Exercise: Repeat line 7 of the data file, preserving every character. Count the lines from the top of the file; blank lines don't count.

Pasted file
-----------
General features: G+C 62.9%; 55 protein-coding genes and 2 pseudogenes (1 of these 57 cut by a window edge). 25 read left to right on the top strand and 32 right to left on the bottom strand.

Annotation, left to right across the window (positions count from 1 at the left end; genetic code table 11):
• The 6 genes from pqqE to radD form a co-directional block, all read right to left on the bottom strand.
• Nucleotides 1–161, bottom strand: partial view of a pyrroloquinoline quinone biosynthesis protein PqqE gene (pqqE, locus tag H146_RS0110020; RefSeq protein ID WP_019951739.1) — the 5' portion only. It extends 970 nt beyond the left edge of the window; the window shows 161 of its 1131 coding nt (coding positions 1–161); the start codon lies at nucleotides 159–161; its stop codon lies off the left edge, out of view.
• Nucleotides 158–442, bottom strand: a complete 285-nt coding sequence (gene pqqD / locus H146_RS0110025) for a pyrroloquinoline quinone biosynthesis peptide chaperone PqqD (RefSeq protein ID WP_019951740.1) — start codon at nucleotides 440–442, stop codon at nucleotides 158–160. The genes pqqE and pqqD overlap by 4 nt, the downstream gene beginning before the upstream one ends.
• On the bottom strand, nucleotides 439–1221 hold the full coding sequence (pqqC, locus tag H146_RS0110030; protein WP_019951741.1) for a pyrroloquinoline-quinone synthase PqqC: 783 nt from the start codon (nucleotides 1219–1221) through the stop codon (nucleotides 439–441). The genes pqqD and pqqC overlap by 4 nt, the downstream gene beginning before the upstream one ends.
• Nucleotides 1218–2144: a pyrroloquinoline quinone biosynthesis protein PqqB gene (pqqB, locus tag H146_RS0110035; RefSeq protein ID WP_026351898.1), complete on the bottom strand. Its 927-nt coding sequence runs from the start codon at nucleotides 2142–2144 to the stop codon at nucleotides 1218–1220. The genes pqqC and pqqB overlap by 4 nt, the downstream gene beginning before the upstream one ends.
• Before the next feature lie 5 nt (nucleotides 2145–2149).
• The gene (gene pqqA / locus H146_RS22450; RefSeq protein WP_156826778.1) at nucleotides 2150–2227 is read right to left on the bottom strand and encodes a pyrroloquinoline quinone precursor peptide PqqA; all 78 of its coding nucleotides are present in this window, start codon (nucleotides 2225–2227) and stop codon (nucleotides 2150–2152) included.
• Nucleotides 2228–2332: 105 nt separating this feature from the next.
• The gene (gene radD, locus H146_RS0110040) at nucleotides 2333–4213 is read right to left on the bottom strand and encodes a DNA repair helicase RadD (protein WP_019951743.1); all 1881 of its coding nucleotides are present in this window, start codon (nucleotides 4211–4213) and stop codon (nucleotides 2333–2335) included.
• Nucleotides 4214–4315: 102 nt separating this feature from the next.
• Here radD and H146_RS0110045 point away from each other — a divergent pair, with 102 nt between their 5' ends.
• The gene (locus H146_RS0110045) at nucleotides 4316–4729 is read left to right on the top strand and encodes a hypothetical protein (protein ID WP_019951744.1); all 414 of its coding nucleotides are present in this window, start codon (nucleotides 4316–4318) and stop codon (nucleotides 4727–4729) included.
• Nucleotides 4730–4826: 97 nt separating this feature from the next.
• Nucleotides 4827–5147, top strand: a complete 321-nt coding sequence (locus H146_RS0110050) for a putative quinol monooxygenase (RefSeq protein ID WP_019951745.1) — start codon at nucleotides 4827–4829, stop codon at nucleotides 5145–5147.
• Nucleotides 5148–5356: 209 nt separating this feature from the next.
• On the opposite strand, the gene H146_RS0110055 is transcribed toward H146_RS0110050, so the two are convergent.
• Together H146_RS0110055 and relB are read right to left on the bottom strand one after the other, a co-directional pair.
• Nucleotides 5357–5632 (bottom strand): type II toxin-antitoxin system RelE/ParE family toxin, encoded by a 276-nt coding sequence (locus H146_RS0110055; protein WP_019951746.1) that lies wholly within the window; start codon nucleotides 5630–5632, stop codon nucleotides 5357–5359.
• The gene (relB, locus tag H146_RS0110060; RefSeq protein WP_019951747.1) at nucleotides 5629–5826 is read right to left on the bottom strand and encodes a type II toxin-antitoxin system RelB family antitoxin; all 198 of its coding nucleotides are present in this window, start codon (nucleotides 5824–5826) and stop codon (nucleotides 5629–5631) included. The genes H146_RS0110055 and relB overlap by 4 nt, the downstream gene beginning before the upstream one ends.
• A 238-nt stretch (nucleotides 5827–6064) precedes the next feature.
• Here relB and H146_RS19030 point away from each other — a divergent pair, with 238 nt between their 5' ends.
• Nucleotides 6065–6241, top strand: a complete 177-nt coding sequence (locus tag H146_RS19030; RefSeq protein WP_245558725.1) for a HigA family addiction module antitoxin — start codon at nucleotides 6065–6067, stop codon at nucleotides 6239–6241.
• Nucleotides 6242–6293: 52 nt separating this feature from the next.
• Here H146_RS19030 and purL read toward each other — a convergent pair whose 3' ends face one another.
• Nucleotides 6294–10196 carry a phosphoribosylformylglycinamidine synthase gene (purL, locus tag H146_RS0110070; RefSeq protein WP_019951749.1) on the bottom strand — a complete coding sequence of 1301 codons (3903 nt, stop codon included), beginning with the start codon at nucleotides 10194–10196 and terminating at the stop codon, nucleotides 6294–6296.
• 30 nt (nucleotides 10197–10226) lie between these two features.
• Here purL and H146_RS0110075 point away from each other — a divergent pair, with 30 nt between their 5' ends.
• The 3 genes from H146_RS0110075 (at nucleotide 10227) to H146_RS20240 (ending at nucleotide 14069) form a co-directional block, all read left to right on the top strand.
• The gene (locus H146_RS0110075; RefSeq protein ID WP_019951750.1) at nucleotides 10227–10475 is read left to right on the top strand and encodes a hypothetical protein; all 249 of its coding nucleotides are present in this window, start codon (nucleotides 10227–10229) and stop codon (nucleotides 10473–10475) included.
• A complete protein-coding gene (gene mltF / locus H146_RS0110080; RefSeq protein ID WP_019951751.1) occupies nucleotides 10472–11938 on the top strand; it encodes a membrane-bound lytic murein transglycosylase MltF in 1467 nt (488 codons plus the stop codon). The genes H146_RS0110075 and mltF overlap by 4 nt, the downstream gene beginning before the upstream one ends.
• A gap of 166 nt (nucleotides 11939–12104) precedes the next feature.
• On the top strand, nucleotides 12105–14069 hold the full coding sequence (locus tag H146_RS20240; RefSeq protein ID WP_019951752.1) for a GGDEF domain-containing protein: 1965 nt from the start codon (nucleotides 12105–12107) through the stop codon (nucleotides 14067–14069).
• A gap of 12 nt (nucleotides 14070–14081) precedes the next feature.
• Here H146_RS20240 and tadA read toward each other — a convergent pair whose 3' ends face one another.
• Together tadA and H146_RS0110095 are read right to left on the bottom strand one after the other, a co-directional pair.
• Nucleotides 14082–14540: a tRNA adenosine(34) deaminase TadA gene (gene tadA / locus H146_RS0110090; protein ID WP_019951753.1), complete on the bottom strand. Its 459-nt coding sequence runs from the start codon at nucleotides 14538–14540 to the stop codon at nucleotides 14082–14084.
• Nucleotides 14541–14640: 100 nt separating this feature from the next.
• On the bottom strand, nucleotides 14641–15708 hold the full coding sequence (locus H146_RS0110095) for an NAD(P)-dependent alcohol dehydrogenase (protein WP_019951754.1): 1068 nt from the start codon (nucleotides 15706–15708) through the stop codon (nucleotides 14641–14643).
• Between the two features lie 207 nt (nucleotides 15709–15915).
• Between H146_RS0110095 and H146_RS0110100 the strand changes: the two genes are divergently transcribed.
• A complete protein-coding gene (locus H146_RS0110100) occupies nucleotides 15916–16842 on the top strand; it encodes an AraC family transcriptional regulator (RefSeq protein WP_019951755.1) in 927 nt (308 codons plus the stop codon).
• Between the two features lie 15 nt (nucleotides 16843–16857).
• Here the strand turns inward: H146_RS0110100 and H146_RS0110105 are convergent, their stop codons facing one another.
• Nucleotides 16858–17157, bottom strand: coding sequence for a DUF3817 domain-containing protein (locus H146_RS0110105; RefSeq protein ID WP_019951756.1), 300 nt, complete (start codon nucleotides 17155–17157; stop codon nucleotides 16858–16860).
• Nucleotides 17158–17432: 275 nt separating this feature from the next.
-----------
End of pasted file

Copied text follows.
• Nucleotides 1218–2144: a pyrroloquinoline quinone biosynthesis protein PqqB gene (pqqB, locus tag H146_RS0110035; RefSeq protein ID WP_026351898.1), complete on the bottom strand. Its 927-nt coding sequence runs from the start codon at nucleotides 2142–2144 to the stop codon at nucleotides 1218–1220. The genes pqqC and pqqB overlap by 4 nt, the downstream gene beginning before the upstream one ends.